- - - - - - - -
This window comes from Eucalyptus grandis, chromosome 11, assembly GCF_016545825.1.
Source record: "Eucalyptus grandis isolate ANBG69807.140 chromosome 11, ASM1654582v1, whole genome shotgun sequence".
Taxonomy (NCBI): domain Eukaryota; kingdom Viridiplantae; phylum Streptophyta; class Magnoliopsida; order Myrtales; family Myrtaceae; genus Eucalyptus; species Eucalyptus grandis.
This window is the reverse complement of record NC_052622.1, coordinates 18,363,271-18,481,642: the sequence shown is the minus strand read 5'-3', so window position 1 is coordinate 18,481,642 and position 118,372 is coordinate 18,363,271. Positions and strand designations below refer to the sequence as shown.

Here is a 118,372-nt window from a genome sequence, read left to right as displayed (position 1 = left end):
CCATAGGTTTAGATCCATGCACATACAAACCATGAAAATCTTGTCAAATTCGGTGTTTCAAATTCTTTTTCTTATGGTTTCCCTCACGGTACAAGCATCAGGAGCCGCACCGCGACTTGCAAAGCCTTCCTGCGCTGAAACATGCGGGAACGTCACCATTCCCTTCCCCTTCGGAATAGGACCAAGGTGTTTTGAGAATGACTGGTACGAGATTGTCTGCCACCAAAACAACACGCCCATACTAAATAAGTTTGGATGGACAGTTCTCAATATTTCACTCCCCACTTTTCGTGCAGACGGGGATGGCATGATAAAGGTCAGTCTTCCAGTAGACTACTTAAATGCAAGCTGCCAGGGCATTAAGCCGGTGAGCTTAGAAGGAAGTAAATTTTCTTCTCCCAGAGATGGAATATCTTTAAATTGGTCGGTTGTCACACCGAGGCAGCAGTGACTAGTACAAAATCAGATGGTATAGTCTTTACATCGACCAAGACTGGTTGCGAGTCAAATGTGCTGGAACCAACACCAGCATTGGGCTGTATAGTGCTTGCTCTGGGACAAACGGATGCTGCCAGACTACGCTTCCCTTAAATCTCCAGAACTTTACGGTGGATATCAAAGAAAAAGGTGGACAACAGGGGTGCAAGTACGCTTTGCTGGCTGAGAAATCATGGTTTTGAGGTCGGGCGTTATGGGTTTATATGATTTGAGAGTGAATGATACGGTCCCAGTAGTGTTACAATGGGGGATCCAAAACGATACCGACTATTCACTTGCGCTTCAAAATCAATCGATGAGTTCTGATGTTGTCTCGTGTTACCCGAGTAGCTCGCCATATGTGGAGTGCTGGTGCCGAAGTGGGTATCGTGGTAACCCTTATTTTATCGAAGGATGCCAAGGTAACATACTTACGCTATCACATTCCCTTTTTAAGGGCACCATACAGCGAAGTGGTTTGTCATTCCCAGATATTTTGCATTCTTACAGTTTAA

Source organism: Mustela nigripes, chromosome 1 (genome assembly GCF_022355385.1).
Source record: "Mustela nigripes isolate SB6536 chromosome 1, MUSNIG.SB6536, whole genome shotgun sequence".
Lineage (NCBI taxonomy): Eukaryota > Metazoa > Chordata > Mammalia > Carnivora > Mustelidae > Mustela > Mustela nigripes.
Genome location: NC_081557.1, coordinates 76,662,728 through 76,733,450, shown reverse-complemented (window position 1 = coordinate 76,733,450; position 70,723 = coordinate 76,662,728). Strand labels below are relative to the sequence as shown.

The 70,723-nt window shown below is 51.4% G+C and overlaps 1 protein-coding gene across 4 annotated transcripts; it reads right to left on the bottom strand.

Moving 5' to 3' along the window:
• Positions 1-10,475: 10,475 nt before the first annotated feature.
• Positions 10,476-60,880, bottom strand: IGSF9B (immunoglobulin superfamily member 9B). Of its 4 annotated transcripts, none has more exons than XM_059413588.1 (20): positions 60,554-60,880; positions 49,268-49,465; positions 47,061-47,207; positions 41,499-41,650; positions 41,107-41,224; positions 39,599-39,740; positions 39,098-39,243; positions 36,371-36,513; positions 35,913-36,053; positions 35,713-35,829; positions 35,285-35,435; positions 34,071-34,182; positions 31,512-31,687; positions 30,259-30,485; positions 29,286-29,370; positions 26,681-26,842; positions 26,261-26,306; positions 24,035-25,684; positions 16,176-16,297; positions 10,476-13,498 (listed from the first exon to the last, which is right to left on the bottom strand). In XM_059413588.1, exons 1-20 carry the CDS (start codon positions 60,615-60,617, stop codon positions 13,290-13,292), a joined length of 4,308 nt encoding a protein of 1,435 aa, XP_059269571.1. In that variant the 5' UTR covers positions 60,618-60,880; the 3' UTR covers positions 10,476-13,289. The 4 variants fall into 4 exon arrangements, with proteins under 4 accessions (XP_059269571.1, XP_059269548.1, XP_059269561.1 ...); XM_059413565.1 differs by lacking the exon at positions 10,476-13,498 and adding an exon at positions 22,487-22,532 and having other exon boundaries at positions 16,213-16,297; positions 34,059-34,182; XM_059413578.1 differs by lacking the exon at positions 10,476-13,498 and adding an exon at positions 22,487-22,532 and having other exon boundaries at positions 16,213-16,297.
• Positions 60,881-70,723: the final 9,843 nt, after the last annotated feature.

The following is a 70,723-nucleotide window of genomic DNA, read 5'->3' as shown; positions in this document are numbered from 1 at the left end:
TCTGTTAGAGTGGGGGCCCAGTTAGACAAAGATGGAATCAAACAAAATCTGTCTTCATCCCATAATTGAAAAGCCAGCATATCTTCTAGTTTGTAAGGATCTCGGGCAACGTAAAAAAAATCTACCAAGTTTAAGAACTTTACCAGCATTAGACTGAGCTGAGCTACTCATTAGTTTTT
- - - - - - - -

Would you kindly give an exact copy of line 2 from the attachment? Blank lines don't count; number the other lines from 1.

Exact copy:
Source record: "Eucalyptus grandis isolate ANBG69807.140 chromosome 11, ASM1654582v1, whole genome shotgun sequence".